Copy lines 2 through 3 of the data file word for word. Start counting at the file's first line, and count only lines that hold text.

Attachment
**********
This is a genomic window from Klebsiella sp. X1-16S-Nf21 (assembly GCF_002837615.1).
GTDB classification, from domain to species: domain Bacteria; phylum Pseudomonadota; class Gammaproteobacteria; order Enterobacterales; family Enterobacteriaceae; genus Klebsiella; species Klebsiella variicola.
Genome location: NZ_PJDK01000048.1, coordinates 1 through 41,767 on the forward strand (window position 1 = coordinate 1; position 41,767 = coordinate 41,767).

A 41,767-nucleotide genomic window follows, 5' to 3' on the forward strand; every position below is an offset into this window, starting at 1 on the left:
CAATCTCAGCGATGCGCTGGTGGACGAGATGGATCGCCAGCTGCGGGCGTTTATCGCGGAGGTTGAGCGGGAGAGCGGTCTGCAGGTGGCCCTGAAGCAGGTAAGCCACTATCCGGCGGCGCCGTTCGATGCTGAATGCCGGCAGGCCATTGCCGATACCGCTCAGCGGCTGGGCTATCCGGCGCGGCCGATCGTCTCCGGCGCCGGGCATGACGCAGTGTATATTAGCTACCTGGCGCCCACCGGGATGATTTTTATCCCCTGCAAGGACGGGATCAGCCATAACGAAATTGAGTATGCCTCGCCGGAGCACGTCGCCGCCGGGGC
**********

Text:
GTDB classification, from domain to species: domain Bacteria; phylum Pseudomonadota; class Gammaproteobacteria; order Enterobacterales; family Enterobacteriaceae; genus Klebsiella; species Klebsiella variicola.
Genome location: NZ_PJDK01000048.1, coordinates 1 through 41,767 on the forward strand (window position 1 = coordinate 1; position 41,767 = coordinate 41,767).